If your 31 I guess simple and naive answers are best. The following is a quote from a blog by two 30 somethings who “retired” and travel the world on $40,000, or maybe not exactly.
“HOW EXACTLY DOES THIS WORK?
Now, the skeptical people in the crowd will probably want to know “What kind of witchcraft/sorcery is this? Tell me EXACTLY how this whole thing works”. And kudos to you for that healthy dose of skepticism. As an engineer, I’m a HUGE skeptic too. So allow me to explain:
If you build a portfolio big enough to safely withdraw 4% investment income each year to cover your living expenses, you are essentially “financially independent” and no longer need to work. This is called “The 4% Rule“.
How big is that portfolio? To figure it out, simply take your living expenses (eg $40K/year) and multiple that by 25 (because dividing by 4% is the same as multiplying by 25). So $40,000 X 25 = $1,000,000.
So if your expenses are $40K/year, once your portfolio reaches $1 million, you can retire and live off 4% of the investment income per year for the rest of your life.
But… if you’re flexible enough that you can live on less than $40K or if you’re planning to work part-time or a side gig after “retiring” from the 9 to 5, you can do it MUCH faster with way less.”
These folks seem to think dividends are virtually guaranteed, (and apparently tax-free) even in bad economic times dividends will fund their lifestyles. Good luck with that.
A couple each earning minimum wage makes $30,160. Poverty for two people is $17,420. Thirty-seven percent of all American households earn under $50,000 per year and yet a couple can travel the world and live on only $40,000 the rest of their lives. I wonder if they have considered with no earned income there will be virtually Social Security (in this example the couple is from Canada.)
Aren’t you envious? All you have to do is earn big salaries, live super frugally, no kids, save massive amounts and accumulate $1,000,000.
Makes you wonder why so many low middle income American families struggle from paycheck to paycheck when they could me hiking in the Alps.
Read more on this discussion in my article on https://www.marketwatch.com/story/why-the-fire-movement-is-too-frugal-for-me-11623163202?mod=fire-retirement. MarketWatch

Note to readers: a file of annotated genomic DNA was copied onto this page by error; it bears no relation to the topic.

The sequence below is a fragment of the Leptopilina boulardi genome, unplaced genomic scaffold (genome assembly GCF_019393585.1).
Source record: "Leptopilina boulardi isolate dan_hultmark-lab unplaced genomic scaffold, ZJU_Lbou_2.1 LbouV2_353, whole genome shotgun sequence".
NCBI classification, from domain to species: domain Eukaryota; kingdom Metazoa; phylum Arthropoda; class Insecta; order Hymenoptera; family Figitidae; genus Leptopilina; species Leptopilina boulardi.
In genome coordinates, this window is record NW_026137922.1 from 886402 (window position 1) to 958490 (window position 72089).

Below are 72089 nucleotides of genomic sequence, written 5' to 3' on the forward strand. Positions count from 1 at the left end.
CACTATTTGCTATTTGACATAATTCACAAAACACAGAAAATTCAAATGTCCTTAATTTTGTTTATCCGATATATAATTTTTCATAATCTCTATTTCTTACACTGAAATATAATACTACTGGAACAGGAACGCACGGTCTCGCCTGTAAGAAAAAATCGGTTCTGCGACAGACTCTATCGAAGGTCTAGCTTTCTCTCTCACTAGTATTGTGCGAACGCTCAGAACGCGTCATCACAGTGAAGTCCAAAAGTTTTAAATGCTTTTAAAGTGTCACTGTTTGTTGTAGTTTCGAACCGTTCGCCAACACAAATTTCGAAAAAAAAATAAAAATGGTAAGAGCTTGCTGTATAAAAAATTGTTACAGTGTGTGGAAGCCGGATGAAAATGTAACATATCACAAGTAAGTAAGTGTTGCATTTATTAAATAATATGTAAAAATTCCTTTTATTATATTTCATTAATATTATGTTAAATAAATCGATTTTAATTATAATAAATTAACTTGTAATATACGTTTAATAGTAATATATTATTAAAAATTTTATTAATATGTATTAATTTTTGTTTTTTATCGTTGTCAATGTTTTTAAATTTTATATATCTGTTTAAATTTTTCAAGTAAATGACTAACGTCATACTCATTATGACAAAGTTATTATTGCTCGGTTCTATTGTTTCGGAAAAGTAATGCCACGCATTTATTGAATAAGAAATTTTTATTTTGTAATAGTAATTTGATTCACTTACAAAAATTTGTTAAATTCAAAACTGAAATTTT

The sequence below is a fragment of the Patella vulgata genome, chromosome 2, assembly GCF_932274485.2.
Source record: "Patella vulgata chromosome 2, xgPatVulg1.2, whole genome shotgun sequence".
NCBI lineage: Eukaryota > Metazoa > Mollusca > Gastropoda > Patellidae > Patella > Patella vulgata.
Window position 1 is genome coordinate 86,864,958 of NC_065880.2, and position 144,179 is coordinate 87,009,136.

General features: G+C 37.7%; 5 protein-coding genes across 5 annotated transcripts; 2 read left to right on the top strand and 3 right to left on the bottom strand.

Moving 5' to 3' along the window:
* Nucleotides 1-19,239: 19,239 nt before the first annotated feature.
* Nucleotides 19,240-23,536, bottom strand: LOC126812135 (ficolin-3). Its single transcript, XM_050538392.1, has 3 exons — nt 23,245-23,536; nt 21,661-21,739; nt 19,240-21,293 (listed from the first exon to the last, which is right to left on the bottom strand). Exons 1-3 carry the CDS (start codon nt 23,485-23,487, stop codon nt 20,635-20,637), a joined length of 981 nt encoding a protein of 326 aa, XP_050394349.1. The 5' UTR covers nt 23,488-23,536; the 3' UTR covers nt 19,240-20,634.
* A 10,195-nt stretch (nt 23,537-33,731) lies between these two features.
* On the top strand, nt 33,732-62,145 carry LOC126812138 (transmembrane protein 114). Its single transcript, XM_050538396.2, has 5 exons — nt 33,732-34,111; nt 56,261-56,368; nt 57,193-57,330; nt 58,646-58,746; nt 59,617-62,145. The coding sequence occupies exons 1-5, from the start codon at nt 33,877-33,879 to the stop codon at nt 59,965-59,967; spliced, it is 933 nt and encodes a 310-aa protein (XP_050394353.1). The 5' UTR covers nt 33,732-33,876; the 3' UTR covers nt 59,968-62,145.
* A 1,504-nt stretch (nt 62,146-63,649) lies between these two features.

“You can’t fix stupid”
Makes me want to get all my money away so that I can hike the Alps. (I wonder how they afford the cold weather gear. You usually don’t find that clothing at the thrift shop.) I know there are places in the US that you can live a lot cheaper than in the Northeast, but I often question that lifestyle. My utilities and taxes for my modest house would eat a quarter of that $40k. I also don’t want to eat rice and beans for the rest of my life.
Also, they all seem to have side hustles to earn money.
For those who want to try that lifestyle, good for them. I worked another 20 years and didn’t given up a thing.
DWAYNE – I retired at 50, with a small military pension less than $15,000 per year. That has grown to $21,000 and with SS my retirement income is now 37,560. I live in Montana with cheap utilities, and no sales tax, my wife and i are able to save $12,000 per year. We spent the last 6 months traveling 10,000 miles through 18 states staying with family in OK, TX and GA. We eat out at least once per week and purchase anything that we want. But at 65 there are not really many wants. I just paid cash for a new $500 turntable, as I have over 300 LPs that i have purchased at yard sales, thrift stores and scored some new records when the local Hastings store closed. I now have more income than I ever had while working low wage jobs. Life is good and it is great to see my account balances go up each month.
I was a single mom. During my 30+ years of working full-time, I only made it to $40,000 towards the end of my career. With God’s blessings and my wonderful Depression era parents who taught me how to live well on a small budget and save for the future, I was able to buy a modest house, move to a nicer house [which is now totally paid off] and retire comfortably at age 55. My nest egg has continued to grow since retirement.
“” I know there are places in the US that you can live a lot cheaper than in the Northeast, but I often question that lifestyle. “”
By the grace of God I am a native Texan [my family forefathers fought in the Texas War of Independence] and I would not want to live anywhere else. Texas has no state income tax, is business-friendly [fewer regulations than in liberal states] and allows anyone who is smart and willing to work the opportunity to advance and be successful.
Btw… after New York, California and Florida…. Texas is number 4 with the most billionaires. Texas also has more than 650,000 millionaire households. More importantly, that money buys more here in Texas.